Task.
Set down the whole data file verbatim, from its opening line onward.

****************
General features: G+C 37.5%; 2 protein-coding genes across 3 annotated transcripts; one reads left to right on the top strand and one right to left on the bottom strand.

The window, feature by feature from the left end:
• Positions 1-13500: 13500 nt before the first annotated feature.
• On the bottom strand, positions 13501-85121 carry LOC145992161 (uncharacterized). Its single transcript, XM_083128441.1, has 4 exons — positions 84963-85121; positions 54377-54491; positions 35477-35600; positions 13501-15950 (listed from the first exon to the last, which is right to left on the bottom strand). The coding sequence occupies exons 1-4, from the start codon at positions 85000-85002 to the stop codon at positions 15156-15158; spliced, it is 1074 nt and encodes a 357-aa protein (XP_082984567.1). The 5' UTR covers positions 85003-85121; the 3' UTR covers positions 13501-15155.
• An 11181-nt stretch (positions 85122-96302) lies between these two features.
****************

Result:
General features: G+C 37.5%; 2 protein-coding genes across 3 annotated transcripts; one reads left to right on the top strand and one right to left on the bottom strand.

The window, feature by feature from the left end:
• Positions 1-13500: 13500 nt before the first annotated feature.
• On the bottom strand, positions 13501-85121 carry LOC145992161 (uncharacterized). Its single transcript, XM_083128441.1, has 4 exons — positions 84963-85121; positions 54377-54491; positions 35477-35600; positions 13501-15950 (listed from the first exon to the last, which is right to left on the bottom strand). The coding sequence occupies exons 1-4, from the start codon at positions 85000-85002 to the stop codon at positions 15156-15158; spliced, it is 1074 nt and encodes a 357-aa protein (XP_082984567.1). The 5' UTR covers positions 85003-85121; the 3' UTR covers positions 13501-15155.
• An 11181-nt stretch (positions 85122-96302) lies between these two features.